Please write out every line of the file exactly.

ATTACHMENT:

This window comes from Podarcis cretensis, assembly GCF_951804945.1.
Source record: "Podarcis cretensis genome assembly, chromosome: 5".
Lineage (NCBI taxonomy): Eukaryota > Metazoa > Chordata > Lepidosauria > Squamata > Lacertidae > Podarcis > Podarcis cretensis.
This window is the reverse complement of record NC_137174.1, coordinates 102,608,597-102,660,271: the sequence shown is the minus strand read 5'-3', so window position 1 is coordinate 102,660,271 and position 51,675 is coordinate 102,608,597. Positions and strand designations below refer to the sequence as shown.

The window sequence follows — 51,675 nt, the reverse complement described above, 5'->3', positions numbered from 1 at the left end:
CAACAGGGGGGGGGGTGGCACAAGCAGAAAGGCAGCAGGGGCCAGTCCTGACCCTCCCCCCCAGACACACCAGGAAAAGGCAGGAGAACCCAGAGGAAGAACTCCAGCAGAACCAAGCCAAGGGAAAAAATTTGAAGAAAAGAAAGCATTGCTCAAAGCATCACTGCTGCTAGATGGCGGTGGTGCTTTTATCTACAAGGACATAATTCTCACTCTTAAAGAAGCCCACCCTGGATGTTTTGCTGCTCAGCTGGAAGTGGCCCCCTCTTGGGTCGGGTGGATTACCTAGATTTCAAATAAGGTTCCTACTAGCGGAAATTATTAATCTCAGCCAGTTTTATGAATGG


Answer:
This window comes from Podarcis cretensis, assembly GCF_951804945.1.
Source record: "Podarcis cretensis genome assembly, chromosome: 5".
Lineage (NCBI taxonomy): Eukaryota > Metazoa > Chordata > Lepidosauria > Squamata > Lacertidae > Podarcis > Podarcis cretensis.
This window is the reverse complement of record NC_137174.1, coordinates 102,608,597-102,660,271: the sequence shown is the minus strand read 5'-3', so window position 1 is coordinate 102,660,271 and position 51,675 is coordinate 102,608,597. Positions and strand designations below refer to the sequence as shown.

The window sequence follows — 51,675 nt, the reverse complement described above, 5'->3', positions numbered from 1 at the left end:
CAACAGGGGGGGGGGTGGCACAAGCAGAAAGGCAGCAGGGGCCAGTCCTGACCCTCCCCCCCAGACACACCAGGAAAAGGCAGGAGAACCCAGAGGAAGAACTCCAGCAGAACCAAGCCAAGGGAAAAAATTTGAAGAAAAGAAAGCATTGCTCAAAGCATCACTGCTGCTAGATGGCGGTGGTGCTTTTATCTACAAGGACATAATTCTCACTCTTAAAGAAGCCCACCCTGGATGTTTTGCTGCTCAGCTGGAAGTGGCCCCCTCTTGGGTCGGGTGGATTACCTAGATTTCAAATAAGGTTCCTACTAGCGGAAATTATTAATCTCAGCCAGTTTTATGAATGG